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Essential Elements of a Will and Living Trust, Part I

Essential Elements of A Will and Living Trust.

This article outlines the factors that we review for each of our clients when drafting a Will or Living Trust.

While Wills and Revocable Living Trusts ("trusts") are very dissimilar, there are a great many provisions that should be found in both documents. Let's begin by covering those provisions that should be found in both documents.

A good Estate Planning Workbook will assist us in determining your intentions with respect to the extent of property, how title to the property is held, intentions with respect to the disposition of the property, and any special needs, concerns, or circumstances.

The Work Put Into Your Documents Now Will Pay Off For Your Loved Ones

The Name and the Domicile of the Client

Either document, a will or a trust, should first state the name of the client. If the client is known by more than one name, the document should note the other name(s). Stating the client's domicile in the document is critical in determining the validity of the documents and where it will likely be enforced. This is particularly important in the case of wills. Remember, a will is usually valid only if it is executed in conformity with the law of the client's domicile at the time of its execution.

Identification of Family Members

Naming the client's spouse and children, (living and deceased, and designated to take from the estate or to be disinherited), or a recital of the absence of either in the document, will help resolve disputes regarding marriage, paternity, and the division of the estate after the client dies. Specific provisions should be included to state the client's wishes as to children born to or adopted by the client after the document is executed. Children of a client born after the execution of a will are entitled to their intestate share of the client's estate unless the will provides otherwise for them or specifically disinherits them.  If the client intends to disinherit any child, they should expressly and emphatically state their intention to do so.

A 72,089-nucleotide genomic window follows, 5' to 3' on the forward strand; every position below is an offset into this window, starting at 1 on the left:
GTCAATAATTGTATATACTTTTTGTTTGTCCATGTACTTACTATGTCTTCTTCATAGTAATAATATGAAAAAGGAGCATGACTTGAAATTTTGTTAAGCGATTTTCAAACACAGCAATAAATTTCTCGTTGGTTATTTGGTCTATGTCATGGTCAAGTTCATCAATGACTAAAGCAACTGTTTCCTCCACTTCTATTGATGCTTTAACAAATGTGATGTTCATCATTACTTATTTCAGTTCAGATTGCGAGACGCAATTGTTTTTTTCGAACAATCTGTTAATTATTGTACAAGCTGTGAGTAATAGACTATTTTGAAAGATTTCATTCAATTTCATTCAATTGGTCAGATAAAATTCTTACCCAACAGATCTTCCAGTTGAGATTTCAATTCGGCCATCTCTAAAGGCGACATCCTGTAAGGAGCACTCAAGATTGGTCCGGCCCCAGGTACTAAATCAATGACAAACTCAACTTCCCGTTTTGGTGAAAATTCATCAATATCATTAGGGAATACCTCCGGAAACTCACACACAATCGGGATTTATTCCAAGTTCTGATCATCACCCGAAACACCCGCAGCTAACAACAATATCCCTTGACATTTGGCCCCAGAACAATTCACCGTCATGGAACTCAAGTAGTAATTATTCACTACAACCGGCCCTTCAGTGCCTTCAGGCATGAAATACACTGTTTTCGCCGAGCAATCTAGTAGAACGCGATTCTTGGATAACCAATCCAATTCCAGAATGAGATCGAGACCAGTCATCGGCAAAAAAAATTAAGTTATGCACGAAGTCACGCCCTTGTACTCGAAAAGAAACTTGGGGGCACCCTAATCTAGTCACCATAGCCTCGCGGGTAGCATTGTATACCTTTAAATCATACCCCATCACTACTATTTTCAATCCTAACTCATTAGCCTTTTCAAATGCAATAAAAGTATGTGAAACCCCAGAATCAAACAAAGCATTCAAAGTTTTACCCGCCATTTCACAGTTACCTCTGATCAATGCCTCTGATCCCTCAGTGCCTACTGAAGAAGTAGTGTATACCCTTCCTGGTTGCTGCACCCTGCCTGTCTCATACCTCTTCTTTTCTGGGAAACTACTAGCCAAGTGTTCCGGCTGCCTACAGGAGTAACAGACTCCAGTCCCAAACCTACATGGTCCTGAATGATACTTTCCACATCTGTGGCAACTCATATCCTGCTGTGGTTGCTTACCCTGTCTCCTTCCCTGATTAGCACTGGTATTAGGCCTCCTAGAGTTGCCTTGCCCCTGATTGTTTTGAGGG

A client's spouse in most jurisdictions is entitled to a certain minimum percentage of a client's probate estate. If the client does not allocate at least that statutory minimum to his spouse in the will the surviving spouse can "claim against" the will and take her statutory share.

Expenses, Debts, and Taxes

Either document, a will or a trust, should provide for the •. payment of expenses, debts, and taxes, and explicitly state what  sources those funds are going to come from.  How expenses, debts, and taxes will be paid and from what sources directly affects the ultimate disposition of assets among the beneficiaries. This often overlooked provision of a will or trust is actually dispositive in nature, and not just administrative. The important of this provision cannot be overemphasized. Let's look at each:

Expenses